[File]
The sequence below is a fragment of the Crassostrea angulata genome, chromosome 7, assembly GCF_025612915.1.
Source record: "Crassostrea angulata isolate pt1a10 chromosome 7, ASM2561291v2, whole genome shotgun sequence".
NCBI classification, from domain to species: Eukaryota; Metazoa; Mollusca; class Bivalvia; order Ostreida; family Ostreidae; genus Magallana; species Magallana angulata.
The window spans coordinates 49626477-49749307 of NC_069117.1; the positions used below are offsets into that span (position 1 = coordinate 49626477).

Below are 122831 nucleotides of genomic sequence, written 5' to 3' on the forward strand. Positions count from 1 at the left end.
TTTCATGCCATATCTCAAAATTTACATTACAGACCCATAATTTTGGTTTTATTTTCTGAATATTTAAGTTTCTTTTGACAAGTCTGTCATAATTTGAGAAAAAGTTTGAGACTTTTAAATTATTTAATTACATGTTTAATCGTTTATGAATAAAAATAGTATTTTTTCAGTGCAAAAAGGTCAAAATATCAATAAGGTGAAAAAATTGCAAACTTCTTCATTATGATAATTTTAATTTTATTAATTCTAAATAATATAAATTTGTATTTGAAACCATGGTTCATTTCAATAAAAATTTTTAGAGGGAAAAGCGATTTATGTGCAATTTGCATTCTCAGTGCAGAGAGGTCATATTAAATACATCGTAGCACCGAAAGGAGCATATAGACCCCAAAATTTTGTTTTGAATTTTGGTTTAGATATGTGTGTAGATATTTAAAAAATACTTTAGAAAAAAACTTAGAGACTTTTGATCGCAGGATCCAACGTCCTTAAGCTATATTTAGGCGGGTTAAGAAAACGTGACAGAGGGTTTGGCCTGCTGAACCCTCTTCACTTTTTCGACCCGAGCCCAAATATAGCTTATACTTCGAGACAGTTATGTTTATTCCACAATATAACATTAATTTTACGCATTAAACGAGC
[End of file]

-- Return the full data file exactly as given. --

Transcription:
The sequence below is a fragment of the Crassostrea angulata genome, chromosome 7, assembly GCF_025612915.1.
Source record: "Crassostrea angulata isolate pt1a10 chromosome 7, ASM2561291v2, whole genome shotgun sequence".
NCBI classification, from domain to species: Eukaryota; Metazoa; Mollusca; class Bivalvia; order Ostreida; family Ostreidae; genus Magallana; species Magallana angulata.
The window spans coordinates 49626477-49749307 of NC_069117.1; the positions used below are offsets into that span (position 1 = coordinate 49626477).

Below are 122831 nucleotides of genomic sequence, written 5' to 3' on the forward strand. Positions count from 1 at the left end.
TTTCATGCCATATCTCAAAATTTACATTACAGACCCATAATTTTGGTTTTATTTTCTGAATATTTAAGTTTCTTTTGACAAGTCTGTCATAATTTGAGAAAAAGTTTGAGACTTTTAAATTATTTAATTACATGTTTAATCGTTTATGAATAAAAATAGTATTTTTTCAGTGCAAAAAGGTCAAAATATCAATAAGGTGAAAAAATTGCAAACTTCTTCATTATGATAATTTTAATTTTATTAATTCTAAATAATATAAATTTGTATTTGAAACCATGGTTCATTTCAATAAAAATTTTTAGAGGGAAAAGCGATTTATGTGCAATTTGCATTCTCAGTGCAGAGAGGTCATATTAAATACATCGTAGCACCGAAAGGAGCATATAGACCCCAAAATTTTGTTTTGAATTTTGGTTTAGATATGTGTGTAGATATTTAAAAAATACTTTAGAAAAAAACTTAGAGACTTTTGATCGCAGGATCCAACGTCCTTAAGCTATATTTAGGCGGGTTAAGAAAACGTGACAGAGGGTTTGGCCTGCTGAACCCTCTTCACTTTTTCGACCCGAGCCCAAATATAGCTTATACTTCGAGACAGTTATGTTTATTCCACAATATAACATTAATTTTACGCATTAAACGAGC